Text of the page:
THE DISTILLERY: Future Fund fallout

The fees charged by fund managers are front and centre this morning, with new figures from the Future Fund showing some pretty big bills are being racked up. The question is, what are the results for those fees?
 
Speaking of bills of a different nature, another columnist puts the financial cost of Hurricane Sandy into its proper context. And finally, one of Australia’s best political and economics journalists looks at the divergence between Labor’s public utterances on middle-class welfare and its private rhetoric.
 
Fairfax’s Adele Ferguson reports on the increased transparency at our sovereign wealth fund. What she finds are some pretty big fees being charged.
 
"Australia’s $80 billion Future Fund has spent almost $1 billion in fees in the past year, which is more than double what was previously disclosed. A decision by the Future Fund to become more transparent with its reporting revealed more than $500 million of additional costs, and shone a spotlight on Australia's $1.4 trillion superannuation industry. It also raises questions about the true size of the fees the sector pays, amid calls for more transparency in relation to costs, remuneration, conflicts of interest and financial statements.”
 
The Australian’s economics correspondent Adam Creighton is on a similar topic. The News Limited writer looks at how difficult it is for fund managers to beat the benchmark index.
 
"About three-quarters of all Australian equity fund managers did worse than the benchmark ASX 200 index over the past year, for instance. More than 90 per cent of fixed-interest fund managers did worse over a five-year period. This is mainly why fees are high at Australian super funds and why many people are fleeing the "managed" sector to set up their own self-managed funds where typical costs are lower. The super industry, largely underpinned by banks, extracted about $17 billion in fees from people's savings last year, equivalent to about 1.2 per cent of the total $1.4 trillion pool. The bulk of those fees are investment management fees, which are close to zero for passive or index fund management. Yet only 16 per cent of super savings in Australia track an index, far less than in the US and Britain, for instance, which do not have a compulsory retirement saving scheme like Australia's.
 
Fairfax’s Malcolm Maiden puts the Hurricane Sandy damage bills that the world’s largest economy is going to cop into their proper context.
 
"The hurricane that slammed into the north-east of the United States this week produced some compelling and wrenching scenes of chaos and community upheaval, but in economic terms it will be a storm in a teacup. Estimates of the damage bill have increased from $US20 billion to $US50 billion, and will probably climb. That's a large number when viewed in isolation, but a small one when viewed in the context of the entire US economy. US gross domestic product is running at about $US15 trillion a year, so the cheques that will be written to repair the damage that hurricane Sandy caused represent about one-third of one per cent of America's annual output. If anything, those cheques will eventually produce a small net economic lift in affected regions, and in the broader US economy there are positive developments.”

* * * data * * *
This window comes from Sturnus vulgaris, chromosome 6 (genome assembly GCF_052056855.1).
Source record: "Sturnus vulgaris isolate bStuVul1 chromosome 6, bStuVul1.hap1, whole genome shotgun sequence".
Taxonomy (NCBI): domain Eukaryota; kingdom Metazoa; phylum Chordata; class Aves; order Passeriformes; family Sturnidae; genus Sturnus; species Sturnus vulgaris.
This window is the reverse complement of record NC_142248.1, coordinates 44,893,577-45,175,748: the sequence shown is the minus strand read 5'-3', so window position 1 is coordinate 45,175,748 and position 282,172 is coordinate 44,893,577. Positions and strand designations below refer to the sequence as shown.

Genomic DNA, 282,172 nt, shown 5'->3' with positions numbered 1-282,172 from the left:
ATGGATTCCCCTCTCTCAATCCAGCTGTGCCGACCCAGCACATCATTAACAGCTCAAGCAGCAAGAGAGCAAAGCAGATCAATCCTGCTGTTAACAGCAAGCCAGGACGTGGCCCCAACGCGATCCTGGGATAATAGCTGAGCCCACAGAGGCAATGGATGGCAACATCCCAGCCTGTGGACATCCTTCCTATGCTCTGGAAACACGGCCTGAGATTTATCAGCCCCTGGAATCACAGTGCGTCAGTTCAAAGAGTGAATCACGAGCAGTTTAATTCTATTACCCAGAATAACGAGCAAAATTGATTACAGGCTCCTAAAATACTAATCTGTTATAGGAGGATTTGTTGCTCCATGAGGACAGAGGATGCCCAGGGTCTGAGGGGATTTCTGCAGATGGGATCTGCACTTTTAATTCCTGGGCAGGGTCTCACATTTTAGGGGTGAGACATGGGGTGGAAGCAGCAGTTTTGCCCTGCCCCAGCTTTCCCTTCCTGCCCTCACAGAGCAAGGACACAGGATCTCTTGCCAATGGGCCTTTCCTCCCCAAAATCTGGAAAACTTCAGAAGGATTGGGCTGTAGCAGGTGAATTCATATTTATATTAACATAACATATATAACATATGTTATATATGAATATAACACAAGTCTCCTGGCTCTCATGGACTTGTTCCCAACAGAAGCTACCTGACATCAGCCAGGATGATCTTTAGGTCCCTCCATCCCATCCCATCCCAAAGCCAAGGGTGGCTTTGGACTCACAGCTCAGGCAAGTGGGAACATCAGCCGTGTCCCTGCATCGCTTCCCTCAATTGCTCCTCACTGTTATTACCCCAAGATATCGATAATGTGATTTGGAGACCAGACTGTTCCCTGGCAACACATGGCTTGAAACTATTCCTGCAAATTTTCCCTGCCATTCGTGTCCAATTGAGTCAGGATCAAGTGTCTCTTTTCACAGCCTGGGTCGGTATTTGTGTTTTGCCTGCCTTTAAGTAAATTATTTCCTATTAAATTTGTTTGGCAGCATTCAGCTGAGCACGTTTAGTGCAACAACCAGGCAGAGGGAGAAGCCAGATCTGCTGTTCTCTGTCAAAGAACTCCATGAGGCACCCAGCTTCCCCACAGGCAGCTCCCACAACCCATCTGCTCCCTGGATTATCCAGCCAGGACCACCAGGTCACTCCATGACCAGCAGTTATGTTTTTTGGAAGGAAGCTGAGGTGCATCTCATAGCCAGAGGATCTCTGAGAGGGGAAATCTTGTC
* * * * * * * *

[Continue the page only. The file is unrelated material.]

And The Australian’s George Megalogenis writes that there’s a distinction between Labor’s public rhetoric and private conversations about cutting the middle-class welfare of the Howard years.
 
"Publicly, Julia Gillard and Wayne Swan reject the term for fear of it being misread as an attack on working families. Privately, though, there is no ambiguity. This government wants to be remembered for dismantling the Howard handout machine. It understands it can do this only by targeting many households which believe they belong to the hard-pressed middle class. Labor has taken the long road, through a series of changes to means tests and indexation arrangements from the baby bonus to the private health insurance rebate that will reduce the total number of beneficiaries over the rest of the decade. In an ideal world, Labor would be clear about what it was really up to.”
 
Fairfax’s Michael West says Echo Entertainment’s defence strategy against billionaire James Packer has been absolutely brilliant… for short sellers.
 
The Australian’s Richard Gluyas previews the results of Westpac Banking Corporation, which delivers the numbers today.
 
Fairfax’s Ross Gittins leads a discussion on the rapid expansion of Asia in the wake of the Gillard government’s white paper, Australia in the Asian Century. In a separate piece Gittins says the paper’s most obvious weakness is its ineffective coverage of the environmental problems that will begin to limit that growth and the downside that this present for Australia.
 
The Australian’s economics editor David Uren argues that the US economy is showing the benefits of tough decisions.
 
And finally, The Australian Financial Review’s economics editor, Alan Mitchell, writes that a victory for Republican Mitt Romney would not necessarily transform the tepid recovery of the US economy that we’ve seen so far under President Barack Obama.

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